“There is nothing like returning to a place that remains unchanged,” Nelson Mandela wrote in The Long Walk To Freedom, “to find the ways in which you yourself have altered.” My Morning Jacket’s goals were unmistakably less arduous than the freedom fighter’s, but doubtless they, too, encountered comparable sentiments when they reconvened in late 2019 for their first recordings since 2016’s The Waterfall.
Though The Waterfall II, compiled from the same sessions, arrived last year, the band’s future has remained uncertain throughout their hiatus. Jim James has released five solo albums and guitarist Carl Broemel two, while keyboardist Bo Koster was all over Jake Shears’s 2018 debut and also joined Roger Waters’ lengthy Us + Them world tour. Indeed, the entire band, James excepted, has spent time recording or performing with Ray Lamontagne and Strand Of Oaks, suggesting that confidence in MMJ’s long-term prospects were waning. The possibilities, therefore, that their ninth album would tread water or, worse still, sink beneath the weight of expectations, were significant.
Fortunately, My Morning Jacket, its title emphasising its intended definitive status, is frequently thrilling, and its pilfering from America’s classic rock catalogue – including The Allman Brothers, The Doobie Brothers, Creedence Clearwater Revival, The Band and Crazy Horse – is affectionate and celebratory. Like LCD Soundsystem, the quintet has absorbed the goosebumped highlights of their record collection, instinctively – yet crucially, shrewdly – furnishing stirring moments of familiar if not immediately attributable theatre to otherwise surprisingly simple songs. It’s still unambiguously My Morning Jacket, in other words, but revitalised and redeemed.
Opener Regularly Scheduled Programming sets out their stall, offering all the hallmarks of a band who’ve rediscovered how rock music is sometimes more about great chemistry than great songs. Certainly, at its outset they sound at peace. “Diamonds are growing in the garden”, James croons to an organ’s hum and a synthesiser’s gentle pulse, “Raindrops are filling up the sea”. Such Edens rarely last, however. The group flesh out the song’s elemental shape, adding layer upon layer, not to mention Briana Lee’s and Maiya Sykes’s gospel-tinged backing vocals, before Koster’s keyboards muscle up, providing drama for the final, stumbling minute. It’s like deep Southern-fried Spiritualized.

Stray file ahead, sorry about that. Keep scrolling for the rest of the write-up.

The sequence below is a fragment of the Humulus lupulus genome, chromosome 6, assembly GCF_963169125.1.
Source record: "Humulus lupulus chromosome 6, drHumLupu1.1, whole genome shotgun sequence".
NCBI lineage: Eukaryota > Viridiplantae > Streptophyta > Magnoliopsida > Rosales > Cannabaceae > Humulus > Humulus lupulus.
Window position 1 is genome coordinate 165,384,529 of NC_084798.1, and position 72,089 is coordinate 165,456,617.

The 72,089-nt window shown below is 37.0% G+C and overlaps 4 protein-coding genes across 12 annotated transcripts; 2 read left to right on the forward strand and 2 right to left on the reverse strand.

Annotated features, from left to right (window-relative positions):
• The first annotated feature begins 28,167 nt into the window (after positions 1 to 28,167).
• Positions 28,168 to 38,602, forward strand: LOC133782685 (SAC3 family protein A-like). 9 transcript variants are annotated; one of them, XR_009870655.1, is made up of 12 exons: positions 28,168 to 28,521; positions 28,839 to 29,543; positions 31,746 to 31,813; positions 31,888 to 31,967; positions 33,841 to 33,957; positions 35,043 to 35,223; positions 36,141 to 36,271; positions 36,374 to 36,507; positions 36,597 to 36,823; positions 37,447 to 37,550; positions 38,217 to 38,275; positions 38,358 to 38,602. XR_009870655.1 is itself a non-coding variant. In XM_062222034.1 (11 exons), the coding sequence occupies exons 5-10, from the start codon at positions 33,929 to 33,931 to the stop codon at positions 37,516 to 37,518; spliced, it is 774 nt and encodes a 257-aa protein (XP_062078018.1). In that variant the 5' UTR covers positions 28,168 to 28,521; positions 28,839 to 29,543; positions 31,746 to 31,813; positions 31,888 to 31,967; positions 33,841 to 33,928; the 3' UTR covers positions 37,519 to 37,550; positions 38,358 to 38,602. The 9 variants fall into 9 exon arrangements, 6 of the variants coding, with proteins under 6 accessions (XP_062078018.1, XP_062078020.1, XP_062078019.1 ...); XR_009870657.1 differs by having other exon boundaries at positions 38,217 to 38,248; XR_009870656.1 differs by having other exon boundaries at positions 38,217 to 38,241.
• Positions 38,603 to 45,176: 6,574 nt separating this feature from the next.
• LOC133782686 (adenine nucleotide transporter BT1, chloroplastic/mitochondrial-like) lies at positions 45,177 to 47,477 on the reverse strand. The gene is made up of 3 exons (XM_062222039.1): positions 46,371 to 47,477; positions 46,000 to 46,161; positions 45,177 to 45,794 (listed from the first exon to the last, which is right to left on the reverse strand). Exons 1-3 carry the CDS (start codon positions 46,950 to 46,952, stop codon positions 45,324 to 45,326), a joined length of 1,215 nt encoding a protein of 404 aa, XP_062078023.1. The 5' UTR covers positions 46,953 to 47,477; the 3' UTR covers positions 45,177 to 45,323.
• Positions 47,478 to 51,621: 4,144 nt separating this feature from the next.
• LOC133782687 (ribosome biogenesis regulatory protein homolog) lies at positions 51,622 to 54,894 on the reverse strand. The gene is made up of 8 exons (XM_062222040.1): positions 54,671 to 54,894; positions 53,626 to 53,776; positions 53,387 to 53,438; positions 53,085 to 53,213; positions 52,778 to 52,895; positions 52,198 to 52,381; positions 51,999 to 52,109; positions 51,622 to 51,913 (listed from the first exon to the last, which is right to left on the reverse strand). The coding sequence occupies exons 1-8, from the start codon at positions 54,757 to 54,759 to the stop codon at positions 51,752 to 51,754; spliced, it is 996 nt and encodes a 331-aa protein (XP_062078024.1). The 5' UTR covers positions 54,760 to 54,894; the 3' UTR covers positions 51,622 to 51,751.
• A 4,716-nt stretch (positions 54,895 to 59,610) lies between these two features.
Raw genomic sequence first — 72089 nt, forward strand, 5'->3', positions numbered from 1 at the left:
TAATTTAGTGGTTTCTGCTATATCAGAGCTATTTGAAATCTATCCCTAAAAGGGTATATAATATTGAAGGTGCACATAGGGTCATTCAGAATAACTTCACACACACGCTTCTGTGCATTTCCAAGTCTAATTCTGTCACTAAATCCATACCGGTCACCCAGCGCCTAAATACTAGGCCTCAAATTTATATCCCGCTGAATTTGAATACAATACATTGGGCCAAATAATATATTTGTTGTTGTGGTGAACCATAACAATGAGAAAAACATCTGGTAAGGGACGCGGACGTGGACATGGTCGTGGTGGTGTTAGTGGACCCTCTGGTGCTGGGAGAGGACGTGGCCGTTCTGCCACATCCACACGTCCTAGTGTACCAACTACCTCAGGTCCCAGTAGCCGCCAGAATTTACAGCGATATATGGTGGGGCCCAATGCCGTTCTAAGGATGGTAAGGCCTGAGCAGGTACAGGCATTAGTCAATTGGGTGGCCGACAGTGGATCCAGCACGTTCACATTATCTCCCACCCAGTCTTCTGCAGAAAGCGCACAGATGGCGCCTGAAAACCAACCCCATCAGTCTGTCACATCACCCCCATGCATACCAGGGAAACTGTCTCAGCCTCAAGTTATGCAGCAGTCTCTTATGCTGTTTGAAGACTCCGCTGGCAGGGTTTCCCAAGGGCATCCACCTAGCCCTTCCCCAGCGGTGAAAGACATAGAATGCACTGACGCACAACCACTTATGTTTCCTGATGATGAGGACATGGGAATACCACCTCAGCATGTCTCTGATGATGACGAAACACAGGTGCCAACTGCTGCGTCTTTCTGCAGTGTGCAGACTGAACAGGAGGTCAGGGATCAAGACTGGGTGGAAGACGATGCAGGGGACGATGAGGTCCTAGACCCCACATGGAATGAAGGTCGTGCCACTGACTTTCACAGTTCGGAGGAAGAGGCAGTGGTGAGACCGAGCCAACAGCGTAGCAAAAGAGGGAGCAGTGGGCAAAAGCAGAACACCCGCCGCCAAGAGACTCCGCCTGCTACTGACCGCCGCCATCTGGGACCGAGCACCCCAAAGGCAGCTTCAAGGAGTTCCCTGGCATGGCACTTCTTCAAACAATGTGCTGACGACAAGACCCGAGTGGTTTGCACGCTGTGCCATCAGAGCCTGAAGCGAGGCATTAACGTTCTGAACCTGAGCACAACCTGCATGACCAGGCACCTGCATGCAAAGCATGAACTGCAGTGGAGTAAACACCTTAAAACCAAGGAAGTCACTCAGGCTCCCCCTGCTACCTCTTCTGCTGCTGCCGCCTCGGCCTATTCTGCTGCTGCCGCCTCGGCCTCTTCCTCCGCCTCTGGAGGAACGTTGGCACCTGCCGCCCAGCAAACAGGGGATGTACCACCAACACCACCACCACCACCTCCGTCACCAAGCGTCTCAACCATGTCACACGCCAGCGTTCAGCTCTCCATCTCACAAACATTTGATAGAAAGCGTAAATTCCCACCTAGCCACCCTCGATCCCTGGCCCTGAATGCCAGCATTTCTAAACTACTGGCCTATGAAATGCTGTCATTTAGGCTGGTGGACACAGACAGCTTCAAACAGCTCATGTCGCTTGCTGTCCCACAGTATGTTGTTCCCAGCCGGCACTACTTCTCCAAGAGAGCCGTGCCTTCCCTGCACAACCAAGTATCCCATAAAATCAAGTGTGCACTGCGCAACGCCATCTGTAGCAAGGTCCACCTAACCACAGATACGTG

This expansive technique is employed at even greater length on The Devil’s In The Details, built principally around the repetition of two chords just a tone apart stretched out to nine minutes. James’s protracted, sometimes nostalgic reflections upon our complicity in capitalism’s excesses – “Growing up at the mall/Amidst the fruits of slavery” deploys convenient but arguably suitably extravagant hindsight – are largely responsible, but his soulful extemporisations, Blankenship’s restrained rhythm and Koster’s uncoiling keyboard lines are vital accomplices. In fact, it’s a shock to realise less than a third of the song remains by the time Lee and Sykes foreshadow its unexpectedly satisfying, low-key jazz-rock conclusion, completed by Carl Broemel’s switch from guitar to saxophone.
Elsewhere, Love Love Love chugs along on a gritty groove, James’s mouth sticky, relishing some words, spitting others out, and on Penny For Your Thoughts his distorted delivery somehow turns “it all adds up” into et erl ay-ads erp. By Never In The Real World he’s almost gargling syllables, a flurry of organ vibrations and ripped guitars, complete with Thin Lizzy harmonies, tearing things open. Complex also goes for the jugular, opening with Genesis prog before bluntly combining synths veering wildly between Prince and The Who with AC/DC and T.Rex riffage, leaving amps frazzled and James’s voice at its rawest.
If such flamboyance seems implausible, James reminds us pointedly on In Color that there’s “more to life/Than just black and white/So many shades in between”. His pleas for social tolerance are now drenched in sweet reverb, his accompaniment shifting from pastoral optimism to more sinister territory, a key change ushering in an increasingly frantic instrumental safari and Pink Floyd resolution. In fact, only James’s occasionally idealistic sloganeering – like the psych-soft rock “Least Expected’s “Only one Earth/We share it all” – and Lucky To Be Alive’s novelty-song cheer misfire, and even the latter is rescued by crowd-pleasing satire about how “technology came and stole my living”, then sideswiped by another Floyd-esque intervention heralding another mighty climax.
With James overseeing the album’s production and engineering as well as its songwriting, eschewing almost all outside studio assistance, My Morning Jacket is clearly dedicated to reviving two decades of camaraderie, as polished as The Waterfall but, like their live shows, heavier and harder. Older and wiser the band may be, but if they’ve altered otherwise, it appears to have been to everyone’s benefit. A change is as
good as a rest, after all. It seems they’ve exploited both.